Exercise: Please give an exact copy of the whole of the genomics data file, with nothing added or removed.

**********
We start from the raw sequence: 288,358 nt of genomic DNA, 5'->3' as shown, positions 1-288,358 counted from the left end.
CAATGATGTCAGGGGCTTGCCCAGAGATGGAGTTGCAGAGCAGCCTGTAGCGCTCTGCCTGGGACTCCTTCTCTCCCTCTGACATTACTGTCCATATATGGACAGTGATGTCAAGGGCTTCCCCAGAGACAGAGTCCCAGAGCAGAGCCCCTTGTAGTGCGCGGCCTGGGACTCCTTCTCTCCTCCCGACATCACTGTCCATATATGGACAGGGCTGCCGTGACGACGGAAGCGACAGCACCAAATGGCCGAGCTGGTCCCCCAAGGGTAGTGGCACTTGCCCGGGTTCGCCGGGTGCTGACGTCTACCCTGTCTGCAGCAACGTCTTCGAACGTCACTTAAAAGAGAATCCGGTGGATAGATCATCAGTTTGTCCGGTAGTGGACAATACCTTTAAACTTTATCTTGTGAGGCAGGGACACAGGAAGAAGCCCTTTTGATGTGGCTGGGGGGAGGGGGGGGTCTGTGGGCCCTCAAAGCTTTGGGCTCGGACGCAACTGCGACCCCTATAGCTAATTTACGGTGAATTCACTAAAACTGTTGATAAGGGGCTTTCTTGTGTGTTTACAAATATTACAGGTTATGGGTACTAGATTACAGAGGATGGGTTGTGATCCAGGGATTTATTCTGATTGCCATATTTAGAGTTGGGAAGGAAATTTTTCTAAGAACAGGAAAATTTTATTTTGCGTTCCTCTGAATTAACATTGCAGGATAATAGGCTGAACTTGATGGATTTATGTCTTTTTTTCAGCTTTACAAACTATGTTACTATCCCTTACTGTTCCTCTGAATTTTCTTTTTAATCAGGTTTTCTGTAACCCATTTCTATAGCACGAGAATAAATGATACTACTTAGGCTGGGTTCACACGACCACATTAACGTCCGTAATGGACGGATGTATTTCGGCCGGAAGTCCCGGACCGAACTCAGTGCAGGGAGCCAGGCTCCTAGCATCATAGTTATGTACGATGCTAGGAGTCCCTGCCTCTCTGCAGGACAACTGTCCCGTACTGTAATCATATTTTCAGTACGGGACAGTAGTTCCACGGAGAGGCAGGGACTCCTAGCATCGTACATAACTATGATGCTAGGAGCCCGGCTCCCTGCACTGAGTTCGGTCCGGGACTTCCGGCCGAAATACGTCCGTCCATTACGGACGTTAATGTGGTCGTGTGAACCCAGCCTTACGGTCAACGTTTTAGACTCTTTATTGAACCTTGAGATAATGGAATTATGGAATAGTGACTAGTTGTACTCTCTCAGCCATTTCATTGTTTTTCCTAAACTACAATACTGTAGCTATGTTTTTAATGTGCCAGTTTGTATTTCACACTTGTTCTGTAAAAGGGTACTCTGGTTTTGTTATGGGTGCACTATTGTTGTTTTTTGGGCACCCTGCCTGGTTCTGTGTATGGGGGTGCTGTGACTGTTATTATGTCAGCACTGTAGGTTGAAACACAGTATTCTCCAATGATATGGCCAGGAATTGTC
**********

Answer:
We start from the raw sequence: 288,358 nt of genomic DNA, 5'->3' as shown, positions 1-288,358 counted from the left end.
CAATGATGTCAGGGGCTTGCCCAGAGATGGAGTTGCAGAGCAGCCTGTAGCGCTCTGCCTGGGACTCCTTCTCTCCCTCTGACATTACTGTCCATATATGGACAGTGATGTCAAGGGCTTCCCCAGAGACAGAGTCCCAGAGCAGAGCCCCTTGTAGTGCGCGGCCTGGGACTCCTTCTCTCCTCCCGACATCACTGTCCATATATGGACAGGGCTGCCGTGACGACGGAAGCGACAGCACCAAATGGCCGAGCTGGTCCCCCAAGGGTAGTGGCACTTGCCCGGGTTCGCCGGGTGCTGACGTCTACCCTGTCTGCAGCAACGTCTTCGAACGTCACTTAAAAGAGAATCCGGTGGATAGATCATCAGTTTGTCCGGTAGTGGACAATACCTTTAAACTTTATCTTGTGAGGCAGGGACACAGGAAGAAGCCCTTTTGATGTGGCTGGGGGGAGGGGGGGGTCTGTGGGCCCTCAAAGCTTTGGGCTCGGACGCAACTGCGACCCCTATAGCTAATTTACGGTGAATTCACTAAAACTGTTGATAAGGGGCTTTCTTGTGTGTTTACAAATATTACAGGTTATGGGTACTAGATTACAGAGGATGGGTTGTGATCCAGGGATTTATTCTGATTGCCATATTTAGAGTTGGGAAGGAAATTTTTCTAAGAACAGGAAAATTTTATTTTGCGTTCCTCTGAATTAACATTGCAGGATAATAGGCTGAACTTGATGGATTTATGTCTTTTTTTCAGCTTTACAAACTATGTTACTATCCCTTACTGTTCCTCTGAATTTTCTTTTTAATCAGGTTTTCTGTAACCCATTTCTATAGCACGAGAATAAATGATACTACTTAGGCTGGGTTCACACGACCACATTAACGTCCGTAATGGACGGATGTATTTCGGCCGGAAGTCCCGGACCGAACTCAGTGCAGGGAGCCAGGCTCCTAGCATCATAGTTATGTACGATGCTAGGAGTCCCTGCCTCTCTGCAGGACAACTGTCCCGTACTGTAATCATATTTTCAGTACGGGACAGTAGTTCCACGGAGAGGCAGGGACTCCTAGCATCGTACATAACTATGATGCTAGGAGCCCGGCTCCCTGCACTGAGTTCGGTCCGGGACTTCCGGCCGAAATACGTCCGTCCATTACGGACGTTAATGTGGTCGTGTGAACCCAGCCTTACGGTCAACGTTTTAGACTCTTTATTGAACCTTGAGATAATGGAATTATGGAATAGTGACTAGTTGTACTCTCTCAGCCATTTCATTGTTTTTCCTAAACTACAATACTGTAGCTATGTTTTTAATGTGCCAGTTTGTATTTCACACTTGTTCTGTAAAAGGGTACTCTGGTTTTGTTATGGGTGCACTATTGTTGTTTTTTGGGCACCCTGCCTGGTTCTGTGTATGGGGGTGCTGTGACTGTTATTATGTCAGCACTGTAGGTTGAAACACAGTATTCTCCAATGATATGGCCAGGAATTGTC